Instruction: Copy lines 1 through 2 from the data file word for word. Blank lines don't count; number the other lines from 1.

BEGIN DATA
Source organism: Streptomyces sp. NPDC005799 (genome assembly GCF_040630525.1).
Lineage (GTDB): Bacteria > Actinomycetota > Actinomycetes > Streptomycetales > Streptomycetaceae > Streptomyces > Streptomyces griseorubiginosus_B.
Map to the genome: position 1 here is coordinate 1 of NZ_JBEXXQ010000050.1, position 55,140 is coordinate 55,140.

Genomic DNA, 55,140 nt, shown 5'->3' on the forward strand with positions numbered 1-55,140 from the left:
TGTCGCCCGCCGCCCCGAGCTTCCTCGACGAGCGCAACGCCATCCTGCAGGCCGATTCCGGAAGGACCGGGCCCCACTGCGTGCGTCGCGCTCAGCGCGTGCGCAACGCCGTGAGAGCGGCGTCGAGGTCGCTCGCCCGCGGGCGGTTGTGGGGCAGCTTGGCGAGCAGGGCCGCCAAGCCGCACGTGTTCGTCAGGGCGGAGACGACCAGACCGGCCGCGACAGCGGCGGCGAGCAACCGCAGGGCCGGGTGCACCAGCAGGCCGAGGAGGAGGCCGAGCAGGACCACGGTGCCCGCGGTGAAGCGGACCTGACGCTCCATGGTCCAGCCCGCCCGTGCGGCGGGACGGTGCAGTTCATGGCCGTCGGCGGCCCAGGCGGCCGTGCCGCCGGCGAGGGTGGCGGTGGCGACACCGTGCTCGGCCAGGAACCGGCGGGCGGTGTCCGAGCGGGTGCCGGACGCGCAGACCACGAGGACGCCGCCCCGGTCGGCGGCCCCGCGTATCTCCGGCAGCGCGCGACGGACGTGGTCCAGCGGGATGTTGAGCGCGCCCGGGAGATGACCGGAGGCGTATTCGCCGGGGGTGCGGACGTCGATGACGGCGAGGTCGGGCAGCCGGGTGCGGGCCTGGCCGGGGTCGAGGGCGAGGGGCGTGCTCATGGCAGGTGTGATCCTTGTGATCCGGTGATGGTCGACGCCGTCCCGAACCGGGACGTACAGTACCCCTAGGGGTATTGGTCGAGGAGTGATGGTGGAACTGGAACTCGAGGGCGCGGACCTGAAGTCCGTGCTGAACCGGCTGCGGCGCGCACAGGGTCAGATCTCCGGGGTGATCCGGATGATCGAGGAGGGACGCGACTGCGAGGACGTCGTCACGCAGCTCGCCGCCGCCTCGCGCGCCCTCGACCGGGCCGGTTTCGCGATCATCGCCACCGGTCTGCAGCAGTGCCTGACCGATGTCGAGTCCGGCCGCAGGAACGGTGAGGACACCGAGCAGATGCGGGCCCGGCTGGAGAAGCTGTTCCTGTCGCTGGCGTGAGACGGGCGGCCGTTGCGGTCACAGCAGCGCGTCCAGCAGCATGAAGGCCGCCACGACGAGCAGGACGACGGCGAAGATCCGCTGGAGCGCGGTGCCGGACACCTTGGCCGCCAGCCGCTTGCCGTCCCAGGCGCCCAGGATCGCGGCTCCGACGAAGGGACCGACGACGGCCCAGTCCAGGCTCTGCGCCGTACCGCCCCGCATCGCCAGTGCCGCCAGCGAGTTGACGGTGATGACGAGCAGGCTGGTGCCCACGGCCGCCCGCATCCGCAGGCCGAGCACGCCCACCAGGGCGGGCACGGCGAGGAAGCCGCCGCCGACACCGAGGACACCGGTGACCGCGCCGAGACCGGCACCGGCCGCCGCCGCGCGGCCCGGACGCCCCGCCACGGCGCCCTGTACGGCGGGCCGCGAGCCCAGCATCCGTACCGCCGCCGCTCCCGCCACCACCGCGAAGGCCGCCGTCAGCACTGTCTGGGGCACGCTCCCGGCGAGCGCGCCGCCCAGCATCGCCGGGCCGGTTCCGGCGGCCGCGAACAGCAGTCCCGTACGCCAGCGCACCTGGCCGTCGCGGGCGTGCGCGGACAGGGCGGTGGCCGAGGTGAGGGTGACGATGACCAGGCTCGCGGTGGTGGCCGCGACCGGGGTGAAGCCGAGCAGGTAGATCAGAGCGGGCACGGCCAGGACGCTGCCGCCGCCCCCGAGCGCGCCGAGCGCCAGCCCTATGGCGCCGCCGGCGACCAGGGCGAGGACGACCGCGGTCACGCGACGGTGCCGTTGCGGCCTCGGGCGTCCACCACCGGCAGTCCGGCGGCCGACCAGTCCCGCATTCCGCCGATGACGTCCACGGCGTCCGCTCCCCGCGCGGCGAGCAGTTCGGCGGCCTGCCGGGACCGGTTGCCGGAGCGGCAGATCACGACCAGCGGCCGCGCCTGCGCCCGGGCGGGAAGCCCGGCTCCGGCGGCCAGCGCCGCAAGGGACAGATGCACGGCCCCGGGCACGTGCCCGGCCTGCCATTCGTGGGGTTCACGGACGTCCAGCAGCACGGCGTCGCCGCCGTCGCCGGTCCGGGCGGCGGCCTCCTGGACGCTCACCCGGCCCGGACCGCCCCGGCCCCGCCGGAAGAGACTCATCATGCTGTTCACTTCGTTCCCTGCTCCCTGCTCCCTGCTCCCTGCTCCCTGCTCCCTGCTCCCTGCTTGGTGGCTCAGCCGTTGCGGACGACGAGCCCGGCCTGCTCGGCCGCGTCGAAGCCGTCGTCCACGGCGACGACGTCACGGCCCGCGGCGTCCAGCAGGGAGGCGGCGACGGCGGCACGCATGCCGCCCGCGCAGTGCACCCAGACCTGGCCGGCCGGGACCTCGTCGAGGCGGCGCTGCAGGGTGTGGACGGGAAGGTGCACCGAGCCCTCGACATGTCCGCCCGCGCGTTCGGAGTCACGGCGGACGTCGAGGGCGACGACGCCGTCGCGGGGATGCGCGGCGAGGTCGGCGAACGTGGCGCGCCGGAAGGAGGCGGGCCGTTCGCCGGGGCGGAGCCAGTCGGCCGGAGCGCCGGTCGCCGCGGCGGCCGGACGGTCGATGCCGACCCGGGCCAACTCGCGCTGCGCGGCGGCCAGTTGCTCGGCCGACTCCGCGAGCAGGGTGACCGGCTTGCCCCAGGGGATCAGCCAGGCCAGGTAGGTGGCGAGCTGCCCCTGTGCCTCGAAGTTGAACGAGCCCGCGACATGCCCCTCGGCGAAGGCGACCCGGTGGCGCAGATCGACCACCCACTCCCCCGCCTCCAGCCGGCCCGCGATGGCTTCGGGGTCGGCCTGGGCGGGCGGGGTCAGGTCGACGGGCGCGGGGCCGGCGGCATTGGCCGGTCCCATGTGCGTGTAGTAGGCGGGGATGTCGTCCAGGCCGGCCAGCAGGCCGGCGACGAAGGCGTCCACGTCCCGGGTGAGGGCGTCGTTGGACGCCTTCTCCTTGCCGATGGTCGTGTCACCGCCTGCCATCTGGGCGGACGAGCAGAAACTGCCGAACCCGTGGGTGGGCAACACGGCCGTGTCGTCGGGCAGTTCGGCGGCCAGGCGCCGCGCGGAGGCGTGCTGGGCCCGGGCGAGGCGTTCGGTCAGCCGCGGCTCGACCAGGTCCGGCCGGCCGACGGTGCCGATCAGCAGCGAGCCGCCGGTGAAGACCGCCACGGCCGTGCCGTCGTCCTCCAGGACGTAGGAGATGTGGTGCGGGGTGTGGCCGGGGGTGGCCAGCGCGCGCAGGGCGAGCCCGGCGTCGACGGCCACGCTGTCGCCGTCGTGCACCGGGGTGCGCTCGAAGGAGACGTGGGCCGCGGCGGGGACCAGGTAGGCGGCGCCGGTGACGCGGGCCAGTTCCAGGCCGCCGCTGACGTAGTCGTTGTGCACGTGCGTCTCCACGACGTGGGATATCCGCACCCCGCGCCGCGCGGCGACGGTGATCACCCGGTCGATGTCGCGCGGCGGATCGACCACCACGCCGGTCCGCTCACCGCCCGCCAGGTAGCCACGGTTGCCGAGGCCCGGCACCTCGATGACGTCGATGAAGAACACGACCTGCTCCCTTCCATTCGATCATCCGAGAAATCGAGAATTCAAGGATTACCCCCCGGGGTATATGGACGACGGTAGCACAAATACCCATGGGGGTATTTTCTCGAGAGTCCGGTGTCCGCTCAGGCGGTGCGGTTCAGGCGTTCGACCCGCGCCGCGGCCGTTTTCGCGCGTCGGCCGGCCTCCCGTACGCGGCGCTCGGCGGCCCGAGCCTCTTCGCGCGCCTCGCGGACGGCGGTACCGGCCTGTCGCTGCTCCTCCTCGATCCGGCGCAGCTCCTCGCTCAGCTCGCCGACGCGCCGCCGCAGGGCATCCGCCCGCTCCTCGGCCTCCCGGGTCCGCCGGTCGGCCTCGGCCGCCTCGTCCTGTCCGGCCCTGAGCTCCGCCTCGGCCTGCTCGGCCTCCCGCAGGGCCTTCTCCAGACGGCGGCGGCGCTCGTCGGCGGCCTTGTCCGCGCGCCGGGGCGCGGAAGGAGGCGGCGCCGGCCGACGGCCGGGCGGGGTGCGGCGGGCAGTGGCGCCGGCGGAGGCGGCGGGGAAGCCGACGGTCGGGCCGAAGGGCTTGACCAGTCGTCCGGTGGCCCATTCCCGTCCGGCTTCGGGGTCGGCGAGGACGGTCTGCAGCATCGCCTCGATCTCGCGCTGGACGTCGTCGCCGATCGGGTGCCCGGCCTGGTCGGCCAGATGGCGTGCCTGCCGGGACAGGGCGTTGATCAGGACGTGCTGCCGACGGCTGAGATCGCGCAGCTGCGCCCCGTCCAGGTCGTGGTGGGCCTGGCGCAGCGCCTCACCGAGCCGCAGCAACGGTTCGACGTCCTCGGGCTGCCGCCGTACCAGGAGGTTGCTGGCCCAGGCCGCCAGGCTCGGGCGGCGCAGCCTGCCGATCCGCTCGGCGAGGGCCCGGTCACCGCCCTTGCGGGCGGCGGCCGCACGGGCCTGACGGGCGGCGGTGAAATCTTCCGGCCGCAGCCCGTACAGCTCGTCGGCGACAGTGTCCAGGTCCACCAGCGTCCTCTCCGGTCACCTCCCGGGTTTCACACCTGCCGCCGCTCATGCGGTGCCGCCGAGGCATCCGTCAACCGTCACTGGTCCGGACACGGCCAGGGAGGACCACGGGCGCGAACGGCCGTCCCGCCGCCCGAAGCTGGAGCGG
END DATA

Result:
Source organism: Streptomyces sp. NPDC005799 (genome assembly GCF_040630525.1).
Lineage (GTDB): Bacteria > Actinomycetota > Actinomycetes > Streptomycetales > Streptomycetaceae > Streptomyces > Streptomyces griseorubiginosus_B.